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Featured Therapist Interview
Melinda White is a licensed psychotherapist specializing in Cognitive Behavioral Therapy. She has worked extensively with adults, teens and children with ADHD, anxiety, depression, social phobia, obsessive compulsive disorder, trichotillomania, tics and panic disorder. She is a certified cognitive-behavioral therapist, certified trainer/consultant, and founding fellow of the Academy of Cognitive Therapy. She has been an affiliate of the San Francisco Bay Area Center for Cognitive Therapy. Melinda is also a professional member of the Anxiety Disorders Association, the Association for Behavioral and Cognitive Therapies, and the International Obsessive Compulsive Disorder Foundation. She served for two years as the Educational Coordinator for the U.C. Berkeley site of the National Institute of Mental Health’s multi-modal treatment study of ADHD. She was a special education teacher for 15 years, and has a life credential as a learning disability specialist.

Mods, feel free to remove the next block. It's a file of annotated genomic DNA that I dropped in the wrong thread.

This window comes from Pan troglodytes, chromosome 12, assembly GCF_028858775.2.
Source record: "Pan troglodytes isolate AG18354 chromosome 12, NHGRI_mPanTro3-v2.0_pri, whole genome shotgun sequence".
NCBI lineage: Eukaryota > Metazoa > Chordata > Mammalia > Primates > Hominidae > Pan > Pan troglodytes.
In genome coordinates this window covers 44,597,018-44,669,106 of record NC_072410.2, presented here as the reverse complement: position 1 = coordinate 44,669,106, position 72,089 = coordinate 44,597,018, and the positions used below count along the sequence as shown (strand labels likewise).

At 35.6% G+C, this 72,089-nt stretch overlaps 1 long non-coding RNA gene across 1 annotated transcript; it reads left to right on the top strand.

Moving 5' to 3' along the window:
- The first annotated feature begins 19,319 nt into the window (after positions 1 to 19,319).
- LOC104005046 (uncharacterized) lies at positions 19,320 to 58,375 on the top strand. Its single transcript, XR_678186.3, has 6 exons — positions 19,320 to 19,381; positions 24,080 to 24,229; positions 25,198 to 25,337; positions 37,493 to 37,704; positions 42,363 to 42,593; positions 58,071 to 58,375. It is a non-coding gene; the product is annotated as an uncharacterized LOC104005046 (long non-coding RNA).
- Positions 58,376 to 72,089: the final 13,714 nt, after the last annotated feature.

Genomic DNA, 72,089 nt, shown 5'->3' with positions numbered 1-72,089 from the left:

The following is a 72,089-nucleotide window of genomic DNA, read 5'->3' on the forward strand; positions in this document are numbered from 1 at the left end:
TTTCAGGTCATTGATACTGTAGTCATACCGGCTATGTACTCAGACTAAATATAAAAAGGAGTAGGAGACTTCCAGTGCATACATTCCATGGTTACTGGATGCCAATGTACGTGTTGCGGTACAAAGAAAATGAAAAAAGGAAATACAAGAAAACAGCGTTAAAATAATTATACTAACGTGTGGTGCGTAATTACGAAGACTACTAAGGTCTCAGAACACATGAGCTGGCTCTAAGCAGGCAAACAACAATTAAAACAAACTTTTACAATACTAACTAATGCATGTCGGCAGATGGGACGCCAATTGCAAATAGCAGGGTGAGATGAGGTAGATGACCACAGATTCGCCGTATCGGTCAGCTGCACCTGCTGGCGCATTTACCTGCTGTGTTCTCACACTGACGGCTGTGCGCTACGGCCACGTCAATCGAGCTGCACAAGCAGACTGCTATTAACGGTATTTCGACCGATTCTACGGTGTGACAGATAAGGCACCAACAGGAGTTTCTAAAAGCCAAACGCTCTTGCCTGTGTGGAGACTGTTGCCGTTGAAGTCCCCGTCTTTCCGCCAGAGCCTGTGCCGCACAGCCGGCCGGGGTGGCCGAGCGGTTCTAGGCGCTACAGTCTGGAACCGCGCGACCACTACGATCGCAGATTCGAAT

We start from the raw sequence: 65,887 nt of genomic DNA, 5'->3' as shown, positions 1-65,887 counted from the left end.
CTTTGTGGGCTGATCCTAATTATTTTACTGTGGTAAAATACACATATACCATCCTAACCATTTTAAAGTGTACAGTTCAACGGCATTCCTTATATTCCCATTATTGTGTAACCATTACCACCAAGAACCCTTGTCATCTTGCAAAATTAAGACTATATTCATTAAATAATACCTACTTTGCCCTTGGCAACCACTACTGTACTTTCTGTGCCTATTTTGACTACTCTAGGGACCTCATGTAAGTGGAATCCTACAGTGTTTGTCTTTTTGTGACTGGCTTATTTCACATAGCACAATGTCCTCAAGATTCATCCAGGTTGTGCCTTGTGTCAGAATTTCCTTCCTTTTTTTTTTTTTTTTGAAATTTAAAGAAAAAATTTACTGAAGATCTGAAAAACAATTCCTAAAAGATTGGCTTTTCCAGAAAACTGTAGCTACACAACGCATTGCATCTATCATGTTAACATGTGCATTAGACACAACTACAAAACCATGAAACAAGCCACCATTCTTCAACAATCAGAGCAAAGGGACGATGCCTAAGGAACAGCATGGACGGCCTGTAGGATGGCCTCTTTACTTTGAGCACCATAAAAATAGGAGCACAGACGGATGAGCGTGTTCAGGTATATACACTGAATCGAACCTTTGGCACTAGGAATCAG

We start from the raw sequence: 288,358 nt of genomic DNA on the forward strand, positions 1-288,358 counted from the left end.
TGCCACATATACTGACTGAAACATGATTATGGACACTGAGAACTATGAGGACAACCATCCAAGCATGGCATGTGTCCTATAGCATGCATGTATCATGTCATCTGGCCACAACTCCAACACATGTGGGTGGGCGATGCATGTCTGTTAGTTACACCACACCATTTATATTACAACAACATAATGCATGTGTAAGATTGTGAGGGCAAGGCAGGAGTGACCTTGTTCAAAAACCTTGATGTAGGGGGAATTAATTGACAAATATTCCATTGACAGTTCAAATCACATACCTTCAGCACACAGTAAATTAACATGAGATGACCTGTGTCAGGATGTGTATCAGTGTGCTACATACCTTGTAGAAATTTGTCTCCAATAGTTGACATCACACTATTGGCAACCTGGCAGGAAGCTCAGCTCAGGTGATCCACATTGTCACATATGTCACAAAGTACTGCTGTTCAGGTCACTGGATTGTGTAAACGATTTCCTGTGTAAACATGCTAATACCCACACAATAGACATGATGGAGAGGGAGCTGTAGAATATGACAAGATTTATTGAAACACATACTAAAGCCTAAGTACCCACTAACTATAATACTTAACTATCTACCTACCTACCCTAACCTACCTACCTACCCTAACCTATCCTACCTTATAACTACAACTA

She is currently in private practice in Berkeley, California. In addition to attending yearly trainings and conferences throughout the United States to keep her skills up to date, Melinda has been a member of a consult group with Jacqueline Persons since the 1990’s. Jackie Persons is a highly skilled mentor, writer of numerous well-regarded books on CBT, and internationally known lecturer. Melinda is the co-treasurer and event registration and membership co-coordinator for the Northern CA CBT Network, an education, training, and networking group of over 280 members in the Bay Area.
Melinda also greatly enjoys training MFT interns/associates and helping them become skilled practitioners of CBT and ERP, working with a wide range of age groups and diagnoses.
First, we would like to know a little about your practice.
What “tips” can you offer to colleagues just opening a practice?
Take lots of trainings from the most well-respected people in the field. Continue in a good consultation group to keep up your skills and get good professional support.
How do you remind your patients of their strengths during the therapy process?
I ask clients each session what went well during their week and what did they do to help make that happen. In addition, I ask them what skills they now know that they are able to use more often.
We would like to know your opinions about ABCT.
How long have you been a member of ABCT?
I’ve been a member of ABCT since 2000.
How has ABCT helped you professionally?
Attending over a dozen ABCT conferences over the years has kept me up to date with the most current research and the best evidence-based clinical practices in the field.
Thank you for taking the time to answer our questions!